IISER Pune researcher produces stable, inorganic, nanocrystal solar cells


Abhishek Swarnkar (left) made the all-inorganic perovskite stable at ambient temperature by reducing the size of the crystals to nanometre range.

In a first, Abhishek Swarnkar, a research scholar from the Department of Chemistry, Indian Institute of Science Education and Research (IISER), Pune, has successfully produced a stable, high-efficiency, all-inorganic perovskite nanocrystal solar cells. The new material has 10.77 per cent efficiency to convert sunlight to electricity. The results were published on October 7 in the journal Science.

Swarnkar carried out research for six months (November 2015 to April 2016) as an intern at the National Renewable Energy Laboratory, Colorado, U.S. In 2014, he was selected for the Bhaskara Advanced Solar Energy Fellowship from the Government of India’s Department of Science and Technology (DST) and Indo-US Science and Technology Forum (IUSSTF).

Traditional research has centred around a hybrid organic-inorganic halide perovskite material. Though the hybrid material has high efficiency of over 22 per cent, the organic component in it is volatile and becomes completely unstable at ambient conditions within a short span of time. This renders the material unsuitable for commercial photovoltaic applications.

So Swarnkar replaced methyl ammonium, which is the organic component, with cesium to produce an all-inorganic perovskite material of cesium lead iodide.

The nanometer-sized perovskite crystals absorb visible sunlight (400-700 nm) at ambient temperature.“Though the completely inorganic material is stable, there are other problems. In bulk form (bigger size crystals), the cesium lead iodide perovskite absorbs sunlight light only up to about 400 nm. So it does not have much application as a photovoltaic material,” says Swarnkar.

One way of making the bulk material capable of absorbing the entire range of visible sunlight (400-700 nm) is by heating it to 300 degree C so that is attains a desirable crystal structure (cubic phase). But the problem is when the material cools down to ambient temperature, where photovoltaics normally operate, it once again regains its undesired crystal structure (orthorhombic phase) and loses the ability to absorb sunlight beyond 400 nm.

“We found that by reducing the size of the crystals to nanometre range, the material at ambient temperature is able to absorb visible sunlight till 700 nm. This is because the material retains the desirable crystal structure (cubic phase) even at room temperature,” he says. The nanocrystals were found to be stable from -196 degree C to about 200 degree C.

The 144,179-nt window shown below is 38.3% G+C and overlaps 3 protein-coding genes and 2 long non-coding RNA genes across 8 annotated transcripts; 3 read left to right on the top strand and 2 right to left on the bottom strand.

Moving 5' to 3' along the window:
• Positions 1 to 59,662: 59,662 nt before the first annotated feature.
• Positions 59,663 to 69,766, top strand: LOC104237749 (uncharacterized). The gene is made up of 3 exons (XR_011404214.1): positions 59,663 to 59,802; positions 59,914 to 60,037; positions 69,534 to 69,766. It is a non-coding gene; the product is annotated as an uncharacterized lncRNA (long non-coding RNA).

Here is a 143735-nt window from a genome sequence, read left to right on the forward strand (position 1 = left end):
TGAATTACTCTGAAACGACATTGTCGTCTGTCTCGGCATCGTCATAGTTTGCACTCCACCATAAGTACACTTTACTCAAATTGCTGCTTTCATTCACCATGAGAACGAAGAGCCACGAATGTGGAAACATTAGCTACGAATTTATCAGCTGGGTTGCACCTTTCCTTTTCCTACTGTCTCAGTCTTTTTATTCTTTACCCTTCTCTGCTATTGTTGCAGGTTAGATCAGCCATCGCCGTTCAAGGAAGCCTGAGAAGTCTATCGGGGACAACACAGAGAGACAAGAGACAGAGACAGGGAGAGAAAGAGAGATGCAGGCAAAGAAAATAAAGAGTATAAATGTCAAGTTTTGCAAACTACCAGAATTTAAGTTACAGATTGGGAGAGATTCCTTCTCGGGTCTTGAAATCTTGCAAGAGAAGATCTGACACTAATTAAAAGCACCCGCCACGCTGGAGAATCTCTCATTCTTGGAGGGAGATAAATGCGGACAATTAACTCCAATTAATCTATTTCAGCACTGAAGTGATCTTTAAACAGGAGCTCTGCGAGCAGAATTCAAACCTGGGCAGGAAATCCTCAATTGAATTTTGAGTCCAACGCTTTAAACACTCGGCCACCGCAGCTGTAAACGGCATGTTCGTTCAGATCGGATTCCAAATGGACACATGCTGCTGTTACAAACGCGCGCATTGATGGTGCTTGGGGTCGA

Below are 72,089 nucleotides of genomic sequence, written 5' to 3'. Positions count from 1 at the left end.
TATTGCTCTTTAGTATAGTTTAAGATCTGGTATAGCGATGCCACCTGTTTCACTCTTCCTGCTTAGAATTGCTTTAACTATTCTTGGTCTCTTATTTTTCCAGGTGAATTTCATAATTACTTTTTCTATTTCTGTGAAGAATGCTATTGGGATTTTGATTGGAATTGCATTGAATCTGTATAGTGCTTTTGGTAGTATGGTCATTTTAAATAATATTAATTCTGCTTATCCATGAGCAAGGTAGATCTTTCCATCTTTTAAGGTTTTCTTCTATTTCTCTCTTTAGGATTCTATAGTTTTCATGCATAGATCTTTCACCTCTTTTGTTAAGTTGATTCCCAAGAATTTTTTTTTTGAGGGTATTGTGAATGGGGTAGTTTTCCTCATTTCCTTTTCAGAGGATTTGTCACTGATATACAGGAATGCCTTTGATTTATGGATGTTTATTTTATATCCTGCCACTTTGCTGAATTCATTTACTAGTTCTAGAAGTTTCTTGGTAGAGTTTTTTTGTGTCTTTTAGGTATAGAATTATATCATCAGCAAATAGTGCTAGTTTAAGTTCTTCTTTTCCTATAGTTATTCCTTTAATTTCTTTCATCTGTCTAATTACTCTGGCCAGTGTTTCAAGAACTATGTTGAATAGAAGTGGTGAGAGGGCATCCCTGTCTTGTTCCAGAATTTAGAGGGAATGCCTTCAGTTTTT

By reducing the size of material to nanometer range, the surface to volume ratio increases tremendously.  As a result, high surface energy comes into play and makes the high-temperature cubic phase crystal structure stable even at room temperature.

The researchers assembled the nanocrystals as a thin film. The thin film was used for making both solar cells and red LEDs. Solar cells made using the nanocrystal thin film has 10.77 per cent efficiency to convert sunlight to electricity and produce a high voltage of 1.23 volts.

“Generally, more electrical energy is required to get low energy emission in LEDs. But less electrical energy (voltage) was sufficient to produce red light in LEDs made using our method,” Swarnkar says.

Earlier at IISER, Swarnkar had worked on caesium lead bromide perovskite and published a paper in November 2015 in the journal Angewandte Chemie. “I had demonstrated that the optical properties of the material is good for display technology such as LED,” he says. “So at NREL I proposed to work on caesium lead iodide and formed a team of eight people.”

Published in The Hindu on October 10, 2016



    1. Thanks for your kind words. Equal credit goes to you for explaining your work so lucidly. Only very few have that ability.


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